The cargo body B can be raised or lowered with the selector switch CL in any position. If the cargo body B is raised while in selector switch CL is in the forward mode, the transmission T will shift normally. If the cargo body B is raised with the selector switch CL is in reverse, the controller EC automatically shifts the transmission T to neutral as soon as the limit switch CBS is closed. In order to re-attain reverse operation of the vehicle, the following conditions must exist. First, cargo body B must be lowered to the rest position wherein switch CBS opens. Second, the selector switch CL must then be cylced to neutral, then back to reverse (also ISS must be below 1500 rpm, SS must be below inhibit).
The manually operable momentary closed pushbutton override switch DOS mounted on the vehicle dash board allows a shift to first range forward if the cargo body B is up. even through the shift selector CL is still in neutral or reverse. Release (opening) of pushbutton switch DOS causes the transmission T to again shift to neutral (if SS is below inhibit). The override switch DOS causes the controller EC to effect bypass of the turbine-inhibited function for a neutral to forward shift. The shift from neutral to first range forward by use of switch DOS is not to be inhibited by any of the speed inhibitions hereinbefore described.
Lockup clutch LC is engaged and disengaged at prechosen speeds in response to the turbine speed pickup or sensor ISS. The lockup clutch LC is signaled or operated to be engaged and disengaged by lockup clutch solenoid LUS and is to be disengaged every time the transmission T shifts. The lockup clutch LC is not to be disengaged when the retarder clutch RC is actuated, either manually or electrically. If the lockup clutch LC is disengaged, it must be re-engaged.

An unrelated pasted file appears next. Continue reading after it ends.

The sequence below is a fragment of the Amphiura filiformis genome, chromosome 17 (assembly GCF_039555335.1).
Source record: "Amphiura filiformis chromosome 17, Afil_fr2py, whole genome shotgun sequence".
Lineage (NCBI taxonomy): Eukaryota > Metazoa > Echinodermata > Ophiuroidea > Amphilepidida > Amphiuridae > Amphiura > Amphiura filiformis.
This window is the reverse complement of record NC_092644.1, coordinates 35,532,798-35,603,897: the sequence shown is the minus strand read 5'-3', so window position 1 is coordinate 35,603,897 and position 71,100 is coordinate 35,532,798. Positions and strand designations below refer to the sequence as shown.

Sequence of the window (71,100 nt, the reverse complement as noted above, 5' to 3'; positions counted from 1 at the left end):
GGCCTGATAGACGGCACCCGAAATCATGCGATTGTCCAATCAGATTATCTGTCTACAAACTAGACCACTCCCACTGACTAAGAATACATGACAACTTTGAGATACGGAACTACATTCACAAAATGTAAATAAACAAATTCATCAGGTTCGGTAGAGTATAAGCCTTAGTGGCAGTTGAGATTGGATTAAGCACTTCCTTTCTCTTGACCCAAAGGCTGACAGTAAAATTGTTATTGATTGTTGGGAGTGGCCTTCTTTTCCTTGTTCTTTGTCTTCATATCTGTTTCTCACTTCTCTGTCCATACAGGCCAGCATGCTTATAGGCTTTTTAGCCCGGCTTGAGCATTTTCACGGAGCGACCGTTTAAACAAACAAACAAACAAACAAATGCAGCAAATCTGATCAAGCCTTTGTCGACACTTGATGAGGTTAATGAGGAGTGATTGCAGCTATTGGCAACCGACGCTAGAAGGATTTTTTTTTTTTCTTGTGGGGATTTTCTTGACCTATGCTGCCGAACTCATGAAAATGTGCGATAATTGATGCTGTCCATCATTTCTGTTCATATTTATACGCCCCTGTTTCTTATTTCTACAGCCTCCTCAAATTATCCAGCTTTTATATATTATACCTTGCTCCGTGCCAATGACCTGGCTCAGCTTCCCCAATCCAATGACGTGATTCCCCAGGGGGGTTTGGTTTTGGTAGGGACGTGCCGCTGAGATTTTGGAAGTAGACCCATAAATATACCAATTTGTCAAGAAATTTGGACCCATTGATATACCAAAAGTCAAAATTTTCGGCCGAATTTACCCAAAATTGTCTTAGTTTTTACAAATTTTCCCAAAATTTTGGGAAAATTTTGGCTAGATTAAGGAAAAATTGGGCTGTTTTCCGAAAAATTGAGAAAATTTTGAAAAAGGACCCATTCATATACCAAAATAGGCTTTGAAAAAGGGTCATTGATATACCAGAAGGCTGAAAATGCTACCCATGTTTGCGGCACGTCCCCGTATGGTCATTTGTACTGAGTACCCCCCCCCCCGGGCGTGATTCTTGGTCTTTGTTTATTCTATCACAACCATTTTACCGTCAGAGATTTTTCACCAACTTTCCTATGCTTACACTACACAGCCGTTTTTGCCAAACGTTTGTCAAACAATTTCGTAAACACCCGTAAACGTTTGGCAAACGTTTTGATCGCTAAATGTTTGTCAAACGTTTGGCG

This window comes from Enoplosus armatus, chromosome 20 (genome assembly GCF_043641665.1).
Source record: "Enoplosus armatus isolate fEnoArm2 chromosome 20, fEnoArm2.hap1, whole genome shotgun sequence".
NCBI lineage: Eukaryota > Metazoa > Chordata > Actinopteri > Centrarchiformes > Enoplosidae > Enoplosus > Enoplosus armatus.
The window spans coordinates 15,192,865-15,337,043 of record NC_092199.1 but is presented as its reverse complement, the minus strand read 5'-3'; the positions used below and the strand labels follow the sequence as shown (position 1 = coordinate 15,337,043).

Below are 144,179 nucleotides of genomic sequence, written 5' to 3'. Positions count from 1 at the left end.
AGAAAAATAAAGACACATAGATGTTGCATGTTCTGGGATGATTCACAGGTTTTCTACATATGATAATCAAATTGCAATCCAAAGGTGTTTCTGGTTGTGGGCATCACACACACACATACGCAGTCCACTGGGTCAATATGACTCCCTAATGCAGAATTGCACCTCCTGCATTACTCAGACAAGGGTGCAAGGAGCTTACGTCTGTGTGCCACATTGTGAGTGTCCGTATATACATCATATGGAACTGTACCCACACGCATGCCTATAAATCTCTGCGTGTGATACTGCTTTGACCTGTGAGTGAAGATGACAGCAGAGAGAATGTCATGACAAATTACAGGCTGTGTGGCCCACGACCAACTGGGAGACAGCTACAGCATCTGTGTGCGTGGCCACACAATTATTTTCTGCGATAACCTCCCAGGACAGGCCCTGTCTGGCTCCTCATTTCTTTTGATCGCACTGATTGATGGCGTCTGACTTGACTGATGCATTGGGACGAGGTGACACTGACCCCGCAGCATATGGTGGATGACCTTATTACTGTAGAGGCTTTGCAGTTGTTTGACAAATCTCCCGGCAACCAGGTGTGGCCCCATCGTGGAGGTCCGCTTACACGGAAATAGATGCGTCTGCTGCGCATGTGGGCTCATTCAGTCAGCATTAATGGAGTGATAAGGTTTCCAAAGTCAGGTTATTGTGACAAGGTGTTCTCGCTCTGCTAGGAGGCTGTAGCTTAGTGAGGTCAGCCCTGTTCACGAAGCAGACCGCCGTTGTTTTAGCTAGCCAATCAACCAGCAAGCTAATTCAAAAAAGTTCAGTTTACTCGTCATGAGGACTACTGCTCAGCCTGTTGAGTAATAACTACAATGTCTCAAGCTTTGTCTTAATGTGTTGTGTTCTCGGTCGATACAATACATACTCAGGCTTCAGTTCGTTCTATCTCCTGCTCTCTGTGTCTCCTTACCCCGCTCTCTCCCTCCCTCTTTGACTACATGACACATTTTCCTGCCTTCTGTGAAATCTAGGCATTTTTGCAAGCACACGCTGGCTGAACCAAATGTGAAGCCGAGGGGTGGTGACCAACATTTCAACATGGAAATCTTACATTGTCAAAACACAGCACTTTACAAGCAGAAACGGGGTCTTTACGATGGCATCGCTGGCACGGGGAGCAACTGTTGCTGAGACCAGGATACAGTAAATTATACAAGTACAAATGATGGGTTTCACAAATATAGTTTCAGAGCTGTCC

When transmission T is being actuated manually by selector switch MC, no lockup engagement of clutch RC is allowed. Lockup is not allowed in neutral.
The retarder RT is a constantly oil-filled device operated in the "off" position at a pressure of 10-15 psi (main cavity transmission fluid outlet port pressure), for example. The retarder RT is actuated by engaging a wet immersed hydraulically activated retarder clutch RC. Clutch RC can be actuated manually through movement of the cab floor mounted pedal actuated valve OR which allows the clutch RC to fully engage instantaneously while holding cavity pressure, sensed by retarder pressure switch RPS at "minimum". If the full torque capability of the retarder RT is called for through maximum pedal actuation, then the minimum pressure is advanced to maximum through a timed rate-of-rise in retarder valve OR which is pre-set for a given time interval, for example, 1 second.
The retarder RT can also be engaged automatically by solenoid RIS in any gear range when a speed in excess of that for the normal upshift point is achieved. For example, assuming a normal upshift speed point of 1920 r.p.m., the retarder RT is set to actuate at 110% thereof (i.e., at 1920+192=2112 r.p.m.).